Aleutians West Census Area, Alaska

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Aleutians West Census Area, Alaska
Attu peace monument.jpg
Map of Alaska highlighting Aleutians West Census Area
Location within the U.S. state of Alaska
Map of the United States highlighting Alaska
Alaska's location within the U.S.
Largest cityUnalaska
 • Total14,116 sq mi (36,560 km2)
 • Land4,390 sq mi (11,370 km2)
 • Water9,726 sq mi (25,190 km2), 68.9%
Population (est.)
 • (2017)5,763
 • Density1.27/sq mi (0.49/km2)
Congressional districtAt-large
Time zonesAlaska: UTC−9/−8
Hawaii–Aleutian: UTC−10

Aleutians West Census Area is a census area located in the U.S. state of Alaska. As of the 2010 census, the population was 5,561.[2] It is part of the Unorganized Borough and therefore has no borough seat. Its largest city is Unalaska. It contains most of the Aleutian Islands, from Attu Island in the west to Unalaska Island in the east, as well as the Pribilof Islands, which lie north of the Aleutians in the Bering Sea.


According to the U.S. Census Bureau, the census area has a total area of 14,116 square miles (36,560 km2), of which 4,390 square miles (11,400 km2) is land and 9,726 square miles (25,190 km2) (68.9%) is water.[3] It borders the Aleutians East Borough to the east.

National protected areas[edit]


Historical population
Census Pop.
Est. 20175,763[4]3.6%
U.S. Decennial Census[5]
1790-1960[6] 1900-1990[7]
1990-2000[8] 2010-2017[2]

As of the census[9] of 2000, there were 5,465 people, 1,270 households, and 736 families residing in the census area. The population density was 1.24 people per square mile (0.48/km²). There were 2,234 housing units at an average density of 0.51/sq mi (0.20/km²). The racial makeup of the census area was 40.04% White, 3.02% Black or African American, 20.95% Native American, 24.59% Asian, 0.62% Pacific Islander, 7.32% from other races, and 3.46% from two or more races. 10.48% of the population were Hispanic or Latino of any race. 13.89% reported speaking Tagalog at home, while 11.22% speak Spanish, 5.97% Aleut, and 4.51% Vietnamese.[10]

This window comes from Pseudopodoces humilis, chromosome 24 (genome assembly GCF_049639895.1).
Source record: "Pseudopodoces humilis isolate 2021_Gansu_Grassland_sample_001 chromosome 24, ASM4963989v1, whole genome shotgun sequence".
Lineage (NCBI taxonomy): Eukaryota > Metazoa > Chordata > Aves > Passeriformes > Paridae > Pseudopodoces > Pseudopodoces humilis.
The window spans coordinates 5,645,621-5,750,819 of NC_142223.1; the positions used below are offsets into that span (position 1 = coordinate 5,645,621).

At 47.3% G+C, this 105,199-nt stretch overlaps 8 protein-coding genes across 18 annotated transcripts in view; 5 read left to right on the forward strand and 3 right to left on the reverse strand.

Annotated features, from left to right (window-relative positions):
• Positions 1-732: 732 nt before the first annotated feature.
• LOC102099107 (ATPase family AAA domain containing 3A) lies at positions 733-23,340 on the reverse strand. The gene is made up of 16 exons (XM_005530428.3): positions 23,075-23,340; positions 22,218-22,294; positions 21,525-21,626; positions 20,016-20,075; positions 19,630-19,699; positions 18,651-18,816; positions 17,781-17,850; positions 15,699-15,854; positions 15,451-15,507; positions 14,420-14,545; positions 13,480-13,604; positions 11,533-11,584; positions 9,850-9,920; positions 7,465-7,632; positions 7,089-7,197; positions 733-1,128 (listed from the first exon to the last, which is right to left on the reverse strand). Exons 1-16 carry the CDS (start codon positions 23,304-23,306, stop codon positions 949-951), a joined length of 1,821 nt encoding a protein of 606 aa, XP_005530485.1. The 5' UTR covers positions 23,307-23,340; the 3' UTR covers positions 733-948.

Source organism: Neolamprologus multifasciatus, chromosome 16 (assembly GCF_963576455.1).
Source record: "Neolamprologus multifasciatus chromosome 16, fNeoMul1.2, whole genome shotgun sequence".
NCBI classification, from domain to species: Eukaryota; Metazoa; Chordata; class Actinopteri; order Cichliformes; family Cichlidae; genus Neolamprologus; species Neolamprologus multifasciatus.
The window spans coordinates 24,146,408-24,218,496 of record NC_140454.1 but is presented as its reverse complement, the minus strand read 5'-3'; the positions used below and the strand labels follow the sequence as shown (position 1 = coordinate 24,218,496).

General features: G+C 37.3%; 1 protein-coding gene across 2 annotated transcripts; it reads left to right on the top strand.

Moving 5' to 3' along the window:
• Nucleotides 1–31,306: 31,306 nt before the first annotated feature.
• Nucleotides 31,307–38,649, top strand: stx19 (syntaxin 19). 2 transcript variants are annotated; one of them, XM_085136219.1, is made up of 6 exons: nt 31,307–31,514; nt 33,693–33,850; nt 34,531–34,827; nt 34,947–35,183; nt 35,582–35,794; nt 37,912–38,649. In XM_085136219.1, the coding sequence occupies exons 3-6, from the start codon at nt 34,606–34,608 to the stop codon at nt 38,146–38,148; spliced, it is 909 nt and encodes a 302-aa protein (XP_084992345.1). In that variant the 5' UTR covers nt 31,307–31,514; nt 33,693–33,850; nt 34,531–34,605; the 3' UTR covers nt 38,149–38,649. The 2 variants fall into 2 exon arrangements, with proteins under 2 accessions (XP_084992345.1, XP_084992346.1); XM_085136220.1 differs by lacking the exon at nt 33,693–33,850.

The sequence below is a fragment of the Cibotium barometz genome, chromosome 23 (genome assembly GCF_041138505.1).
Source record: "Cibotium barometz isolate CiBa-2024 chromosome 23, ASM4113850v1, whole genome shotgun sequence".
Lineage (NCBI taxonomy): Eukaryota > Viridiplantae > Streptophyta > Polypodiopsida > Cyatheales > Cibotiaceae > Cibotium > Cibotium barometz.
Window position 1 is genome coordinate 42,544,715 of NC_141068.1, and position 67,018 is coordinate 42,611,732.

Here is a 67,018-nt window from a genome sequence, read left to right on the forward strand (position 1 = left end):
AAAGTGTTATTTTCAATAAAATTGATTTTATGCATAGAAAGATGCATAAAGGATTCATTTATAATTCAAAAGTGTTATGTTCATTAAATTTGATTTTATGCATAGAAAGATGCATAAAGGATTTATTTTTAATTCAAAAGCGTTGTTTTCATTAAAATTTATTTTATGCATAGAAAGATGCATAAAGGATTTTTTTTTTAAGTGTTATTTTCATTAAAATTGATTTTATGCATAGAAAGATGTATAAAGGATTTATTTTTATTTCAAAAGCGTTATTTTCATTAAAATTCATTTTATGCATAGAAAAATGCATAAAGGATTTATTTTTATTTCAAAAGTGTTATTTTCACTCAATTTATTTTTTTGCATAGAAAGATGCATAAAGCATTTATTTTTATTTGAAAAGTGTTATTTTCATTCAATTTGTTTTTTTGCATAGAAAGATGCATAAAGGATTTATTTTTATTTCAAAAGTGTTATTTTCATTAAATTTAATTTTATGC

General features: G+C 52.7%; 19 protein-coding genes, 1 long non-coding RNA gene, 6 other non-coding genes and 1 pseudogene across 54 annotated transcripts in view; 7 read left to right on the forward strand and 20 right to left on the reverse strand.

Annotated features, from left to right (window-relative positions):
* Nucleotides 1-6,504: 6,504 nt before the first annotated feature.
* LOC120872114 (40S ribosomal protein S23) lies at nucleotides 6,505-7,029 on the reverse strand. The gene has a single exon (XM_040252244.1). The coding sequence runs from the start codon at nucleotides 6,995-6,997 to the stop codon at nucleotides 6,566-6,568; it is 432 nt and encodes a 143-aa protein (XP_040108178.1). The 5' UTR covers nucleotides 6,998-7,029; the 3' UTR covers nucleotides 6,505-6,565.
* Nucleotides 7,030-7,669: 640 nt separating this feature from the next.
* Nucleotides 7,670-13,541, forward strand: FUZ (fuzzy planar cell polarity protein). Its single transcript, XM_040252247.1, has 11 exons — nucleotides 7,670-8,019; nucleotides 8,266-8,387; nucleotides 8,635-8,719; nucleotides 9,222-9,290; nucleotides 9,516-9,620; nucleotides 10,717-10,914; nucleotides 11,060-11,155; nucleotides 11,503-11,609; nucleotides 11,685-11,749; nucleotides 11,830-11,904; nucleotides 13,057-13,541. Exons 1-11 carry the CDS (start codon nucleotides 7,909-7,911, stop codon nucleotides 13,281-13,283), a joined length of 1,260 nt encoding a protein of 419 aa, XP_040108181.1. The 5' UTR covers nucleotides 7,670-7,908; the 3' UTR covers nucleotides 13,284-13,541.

There were 1,270 households out of which 35.40% had children under the age of 18 living with them, 44.00% were married couples living together, 7.60% had a female householder with no husband present, and 42.00% were non-families. 32.00% of all households were made up of individuals and 2.10% had someone living alone who was 65 years of age or older. The average household size was 2.52 and the average family size was 3.26.

In the census area the population was spread out with 17.20% under the age of 18, 7.80% from 18 to 24, 47.60% from 25 to 44, 25.10% from 45 to 64, and 2.30% who were 65 years of age or older. The median age was 36 years. For every 100 females, there were 180.00 males. For every 100 females age 18 and over, there were 202.10 males.

A 2014 analysis by The Atlantic found the Aleutians West Census Area to be the most racially diverse county-equivalent in the United States.[11]



Census-designated places[edit]

Military base[edit]

See also[edit]


  1. ^ In 1980, the United States Census Bureau divided the Unorganized Borough into 12 census areas.
  2. ^ a b "State & County QuickFacts". United States Census Bureau. Archived from the original on August 9, 2014. Retrieved May 18, 2014.
  3. ^ "US Gazetteer files: 2010, 2000, and 1990". United States Census Bureau. 2011-02-12. Retrieved 2011-04-23.
  4. ^ "Population and Housing Unit Estimates". Retrieved June 9, 2017.
  5. ^ "U.S. Decennial Census". United States Census Bureau. Archived from the original on May 12, 2015. Retrieved May 18, 2014.
  6. ^ "Historical Census Browser". University of Virginia Library. Retrieved May 18, 2014.
  7. ^ "Population of Counties by Decennial Census: 1900 to 1990". United States Census Bureau. Retrieved May 18, 2014.
  8. ^ "Census 2000 PHC-T-4. Ranking Tables for Counties: 1990 and 2000" (PDF). United States Census Bureau. Retrieved May 18, 2014.
  9. ^ "American FactFinder". United States Census Bureau. Archived from the original on 2013-09-11. Retrieved 2011-05-14.
  10. ^ "MLA Language Map Data Center". Archived from the original on September 30, 2007. Retrieved June 3, 2014.
  11. ^ Narula, Svati Kirsten (April 29, 2014). "The 5 U.S. Counties Where Racial Diversity Is Highest—and Lowest". The Atlantic. Retrieved 2017-05-08.

External links[edit]

Coordinates: 52°N 177°W / 52°N 177°W / 52; -177